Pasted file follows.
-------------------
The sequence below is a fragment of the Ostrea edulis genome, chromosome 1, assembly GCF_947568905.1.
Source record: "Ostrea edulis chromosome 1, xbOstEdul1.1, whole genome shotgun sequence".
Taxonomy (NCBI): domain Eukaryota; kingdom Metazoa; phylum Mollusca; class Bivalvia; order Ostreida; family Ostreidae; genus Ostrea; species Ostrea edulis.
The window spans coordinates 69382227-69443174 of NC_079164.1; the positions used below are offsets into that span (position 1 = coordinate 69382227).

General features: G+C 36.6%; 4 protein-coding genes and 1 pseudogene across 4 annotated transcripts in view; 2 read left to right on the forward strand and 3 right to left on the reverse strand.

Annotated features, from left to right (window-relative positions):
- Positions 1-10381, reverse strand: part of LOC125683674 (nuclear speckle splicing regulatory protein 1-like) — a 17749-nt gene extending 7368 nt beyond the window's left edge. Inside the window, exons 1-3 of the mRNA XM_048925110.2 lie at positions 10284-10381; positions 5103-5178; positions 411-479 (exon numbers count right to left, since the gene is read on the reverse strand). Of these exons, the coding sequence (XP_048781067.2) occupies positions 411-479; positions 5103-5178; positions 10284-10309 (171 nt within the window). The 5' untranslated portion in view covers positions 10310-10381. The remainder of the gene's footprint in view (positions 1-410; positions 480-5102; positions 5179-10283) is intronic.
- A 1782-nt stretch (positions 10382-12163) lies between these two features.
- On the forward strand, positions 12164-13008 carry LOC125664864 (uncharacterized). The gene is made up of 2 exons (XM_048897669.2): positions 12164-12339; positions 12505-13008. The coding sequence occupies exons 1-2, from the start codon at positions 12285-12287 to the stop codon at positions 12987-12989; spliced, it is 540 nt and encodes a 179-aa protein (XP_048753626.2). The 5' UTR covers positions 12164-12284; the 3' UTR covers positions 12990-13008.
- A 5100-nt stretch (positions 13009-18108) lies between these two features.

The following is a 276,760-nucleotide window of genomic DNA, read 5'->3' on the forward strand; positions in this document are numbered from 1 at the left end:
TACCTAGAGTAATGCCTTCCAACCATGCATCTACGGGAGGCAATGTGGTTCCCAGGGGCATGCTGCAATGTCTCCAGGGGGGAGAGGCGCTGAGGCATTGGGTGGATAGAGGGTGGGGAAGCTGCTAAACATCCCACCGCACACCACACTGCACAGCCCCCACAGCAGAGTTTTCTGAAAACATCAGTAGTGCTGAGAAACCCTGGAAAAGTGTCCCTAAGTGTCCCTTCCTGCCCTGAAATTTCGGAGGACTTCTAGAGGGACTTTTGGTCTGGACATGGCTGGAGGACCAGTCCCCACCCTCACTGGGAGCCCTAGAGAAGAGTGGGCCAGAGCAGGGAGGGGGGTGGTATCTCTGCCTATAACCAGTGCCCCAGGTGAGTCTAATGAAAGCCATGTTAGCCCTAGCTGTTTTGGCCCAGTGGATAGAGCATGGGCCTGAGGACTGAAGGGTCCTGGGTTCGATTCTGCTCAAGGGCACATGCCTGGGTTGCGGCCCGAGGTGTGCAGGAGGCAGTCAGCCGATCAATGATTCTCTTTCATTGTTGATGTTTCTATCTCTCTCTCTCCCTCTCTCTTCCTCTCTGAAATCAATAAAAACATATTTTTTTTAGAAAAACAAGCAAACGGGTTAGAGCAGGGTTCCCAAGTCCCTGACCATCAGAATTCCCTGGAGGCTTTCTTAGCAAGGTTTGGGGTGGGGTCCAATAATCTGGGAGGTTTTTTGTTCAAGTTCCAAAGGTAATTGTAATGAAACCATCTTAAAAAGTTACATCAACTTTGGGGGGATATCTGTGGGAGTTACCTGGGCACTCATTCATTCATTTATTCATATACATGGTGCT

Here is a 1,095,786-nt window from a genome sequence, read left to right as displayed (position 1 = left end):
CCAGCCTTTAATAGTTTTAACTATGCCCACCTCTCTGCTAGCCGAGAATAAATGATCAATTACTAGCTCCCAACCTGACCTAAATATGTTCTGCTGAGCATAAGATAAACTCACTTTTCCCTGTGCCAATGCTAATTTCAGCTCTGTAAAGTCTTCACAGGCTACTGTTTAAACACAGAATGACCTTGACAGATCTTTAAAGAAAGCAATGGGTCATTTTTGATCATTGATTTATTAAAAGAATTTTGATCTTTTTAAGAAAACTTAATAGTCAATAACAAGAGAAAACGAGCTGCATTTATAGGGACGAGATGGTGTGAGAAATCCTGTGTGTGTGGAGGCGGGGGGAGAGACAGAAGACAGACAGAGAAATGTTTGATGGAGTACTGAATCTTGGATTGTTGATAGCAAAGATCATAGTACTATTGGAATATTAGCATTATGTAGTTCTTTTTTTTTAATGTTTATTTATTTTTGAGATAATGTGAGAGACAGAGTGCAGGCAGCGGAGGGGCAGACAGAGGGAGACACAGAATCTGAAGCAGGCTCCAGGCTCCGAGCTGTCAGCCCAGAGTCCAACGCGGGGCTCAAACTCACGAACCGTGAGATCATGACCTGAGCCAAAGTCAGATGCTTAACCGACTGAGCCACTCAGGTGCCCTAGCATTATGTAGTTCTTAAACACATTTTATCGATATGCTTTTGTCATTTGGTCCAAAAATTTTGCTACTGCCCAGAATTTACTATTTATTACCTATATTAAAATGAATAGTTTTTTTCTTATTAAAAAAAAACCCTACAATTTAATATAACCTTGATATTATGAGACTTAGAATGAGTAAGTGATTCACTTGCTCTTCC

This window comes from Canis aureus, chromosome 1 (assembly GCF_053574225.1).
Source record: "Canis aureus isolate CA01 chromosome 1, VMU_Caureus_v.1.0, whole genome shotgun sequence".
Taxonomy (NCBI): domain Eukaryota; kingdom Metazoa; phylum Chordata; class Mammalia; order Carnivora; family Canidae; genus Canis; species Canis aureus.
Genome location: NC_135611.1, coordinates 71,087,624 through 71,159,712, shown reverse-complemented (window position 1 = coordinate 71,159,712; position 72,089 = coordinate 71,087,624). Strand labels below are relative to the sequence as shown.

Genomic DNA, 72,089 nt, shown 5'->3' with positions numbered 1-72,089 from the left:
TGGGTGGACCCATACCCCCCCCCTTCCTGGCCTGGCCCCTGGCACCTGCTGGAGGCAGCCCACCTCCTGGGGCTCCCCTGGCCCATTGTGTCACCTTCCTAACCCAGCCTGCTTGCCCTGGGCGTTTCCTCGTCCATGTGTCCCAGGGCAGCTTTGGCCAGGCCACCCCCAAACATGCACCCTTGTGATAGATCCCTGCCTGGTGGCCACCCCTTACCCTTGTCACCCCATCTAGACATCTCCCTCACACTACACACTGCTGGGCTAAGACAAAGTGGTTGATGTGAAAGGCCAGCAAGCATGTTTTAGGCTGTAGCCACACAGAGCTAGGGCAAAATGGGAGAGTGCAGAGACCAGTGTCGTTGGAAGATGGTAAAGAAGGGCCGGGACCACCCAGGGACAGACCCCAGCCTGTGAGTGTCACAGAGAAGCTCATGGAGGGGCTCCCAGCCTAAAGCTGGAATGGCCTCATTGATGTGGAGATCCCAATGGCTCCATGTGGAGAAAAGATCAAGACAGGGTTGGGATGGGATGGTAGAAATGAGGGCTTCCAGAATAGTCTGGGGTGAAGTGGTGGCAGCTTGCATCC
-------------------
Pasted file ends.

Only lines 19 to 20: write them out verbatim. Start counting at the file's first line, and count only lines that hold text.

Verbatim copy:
Genomic DNA, 72,089 nt, shown 5'->3' with positions numbered 1-72,089 from the left:
TGGGTGGACCCATACCCCCCCCCTTCCTGGCCTGGCCCCTGGCACCTGCTGGAGGCAGCCCACCTCCTGGGGCTCCCCTGGCCCATTGTGTCACCTTCCTAACCCAGCCTGCTTGCCCTGGGCGTTTCCTCGTCCATGTGTCCCAGGGCAGCTTTGGCCAGGCCACCCCCAAACATGCACCCTTGTGATAGATCCCTGCCTGGTGGCCACCCCTTACCCTTGTCACCCCATCTAGACATCTCCCTCACACTACACACTGCTGGGCTAAGACAAAGTGGTTGATGTGAAAGGCCAGCAAGCATGTTTTAGGCTGTAGCCACACAGAGCTAGGGCAAAATGGGAGAGTGCAGAGACCAGTGTCGTTGGAAGATGGTAAAGAAGGGCCGGGACCACCCAGGGACAGACCCCAGCCTGTGAGTGTCACAGAGAAGCTCATGGAGGGGCTCCCAGCCTAAAGCTGGAATGGCCTCATTGATGTGGAGATCCCAATGGCTCCATGTGGAGAAAAGATCAAGACAGGGTTGGGATGGGATGGTAGAAATGAGGGCTTCCAGAATAGTCTGGGGTGAAGTGGTGGCAGCTTGCATCC